Alabama, Texas hospitals face shortage of antibody drugs after HHS distribution change

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Amid a change in how HHS distributes COVID-19 monoclonal antibody drugs, hospitals in Alabama and Texas — both states that are seeing high numbers of COVID-19 cases — say they're dealing with shortages of the critical treatment. 

HHS on Sept. 13 changed the way it distributes antibody drugs as demand surges across the country. Administration sites are no longer able to order the drug directly. Instead, HHS determines the amount of antibody drugs each state receives each week, and state health departments are in charge of deciding which sites get the treatment and how much.

HHS is deciding how much antibody drug to send to states based on weekly reports of new COVID-19 cases and hospitalizations, as well as data on how much of the treatment the states are using. It said the new system gives health departments maximum flexibility to get the treatments where they're needed the most. 

But in Alabama, hospitals now don't have enough antibody drugs to treat all the patients who need them, according to Alabama Political Reporter.  

Regional Medical Center in Anniston, Ala., administered 202 antibody treatments over three days in the last week and now has no more doses left, the publication said.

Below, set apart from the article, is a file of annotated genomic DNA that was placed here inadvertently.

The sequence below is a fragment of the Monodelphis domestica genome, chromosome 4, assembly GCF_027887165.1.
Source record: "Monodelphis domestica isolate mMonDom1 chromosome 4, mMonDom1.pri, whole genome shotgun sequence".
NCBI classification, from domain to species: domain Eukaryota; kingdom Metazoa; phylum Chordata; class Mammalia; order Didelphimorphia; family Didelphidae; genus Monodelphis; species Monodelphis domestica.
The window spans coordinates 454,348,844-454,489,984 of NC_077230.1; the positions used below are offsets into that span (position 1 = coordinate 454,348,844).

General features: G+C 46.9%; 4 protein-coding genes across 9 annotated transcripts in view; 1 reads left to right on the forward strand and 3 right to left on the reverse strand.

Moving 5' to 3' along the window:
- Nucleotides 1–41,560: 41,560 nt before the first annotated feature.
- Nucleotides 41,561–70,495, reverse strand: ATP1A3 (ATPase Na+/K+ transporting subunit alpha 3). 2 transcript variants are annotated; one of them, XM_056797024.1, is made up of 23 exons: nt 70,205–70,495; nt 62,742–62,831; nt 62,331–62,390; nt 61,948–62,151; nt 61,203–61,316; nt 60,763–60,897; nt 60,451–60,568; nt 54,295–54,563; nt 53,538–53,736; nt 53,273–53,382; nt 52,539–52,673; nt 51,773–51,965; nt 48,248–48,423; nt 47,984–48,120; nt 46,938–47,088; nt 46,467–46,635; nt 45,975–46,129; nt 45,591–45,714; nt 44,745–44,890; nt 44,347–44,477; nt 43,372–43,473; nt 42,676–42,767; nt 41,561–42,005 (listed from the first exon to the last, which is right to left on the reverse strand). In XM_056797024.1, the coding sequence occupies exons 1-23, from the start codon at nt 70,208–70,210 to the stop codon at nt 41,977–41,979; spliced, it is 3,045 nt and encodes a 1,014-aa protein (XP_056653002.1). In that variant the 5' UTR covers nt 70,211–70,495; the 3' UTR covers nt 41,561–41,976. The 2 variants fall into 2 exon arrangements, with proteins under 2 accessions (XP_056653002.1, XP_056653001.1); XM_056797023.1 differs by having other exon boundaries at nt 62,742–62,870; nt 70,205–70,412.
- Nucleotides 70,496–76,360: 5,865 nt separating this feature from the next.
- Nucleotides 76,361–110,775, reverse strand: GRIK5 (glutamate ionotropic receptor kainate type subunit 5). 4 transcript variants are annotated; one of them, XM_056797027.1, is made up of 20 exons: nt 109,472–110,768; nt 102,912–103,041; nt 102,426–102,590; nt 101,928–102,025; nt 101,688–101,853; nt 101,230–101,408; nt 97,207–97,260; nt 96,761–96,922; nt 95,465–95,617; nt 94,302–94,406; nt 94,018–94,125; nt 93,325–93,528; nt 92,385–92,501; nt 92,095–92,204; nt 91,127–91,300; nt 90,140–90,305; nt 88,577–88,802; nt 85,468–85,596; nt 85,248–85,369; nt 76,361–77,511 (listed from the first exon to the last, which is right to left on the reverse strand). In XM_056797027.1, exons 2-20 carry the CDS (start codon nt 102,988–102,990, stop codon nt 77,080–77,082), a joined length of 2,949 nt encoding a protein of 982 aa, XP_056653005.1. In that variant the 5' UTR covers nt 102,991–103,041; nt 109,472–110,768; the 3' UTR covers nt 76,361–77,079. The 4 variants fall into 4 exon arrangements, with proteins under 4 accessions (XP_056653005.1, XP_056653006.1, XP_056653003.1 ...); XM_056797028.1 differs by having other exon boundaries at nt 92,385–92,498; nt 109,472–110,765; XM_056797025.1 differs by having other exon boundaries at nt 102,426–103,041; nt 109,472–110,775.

"Unfortunately, the Health and Human Services, along with Alabama Department of Public Health, are now appropriating the monoclonal antibody treatments, and we have none at this present time," Almena Free, MD, vice president of medical affairs at RMC in Anniston, told Alabama Political Reporter

Scott Harris, MD, Alabama's state health officer, told CBS 42, an affiliate in Birmingham, that HHS' change in its distribution system "has created quite a bit of turmoil and uncertainty in the equation." 

Hospitals in Midland and Odessa, Texas, also are dealing with low supply of Regeneron's antibody drug, CBS 7, an affiliate in Odessa, reported Sept. 16. 

Midland (Texas) Memorial Hospital said Sept. 16 that it was immediately cutting back on the use of monoclonal antibody drugs after the federal government cut the state's supply of Regeneron's drug in half, CBS 7 said. 

Health leaders in both states are urging residents to get vaccinated to avoid further shortages. 

"Each Regeneron cocktail, that two-drug cocktail, per infusion on average costs about [$1,250] per infusion...; the COVID-19 vaccine on average costs [$20], so just look at the difference between what you can achieve with so much lower cost for the entire system," Rohith Saravanan, MD, CMO of Odessa (Texas) Regional Medical Center, told CBS 7. 

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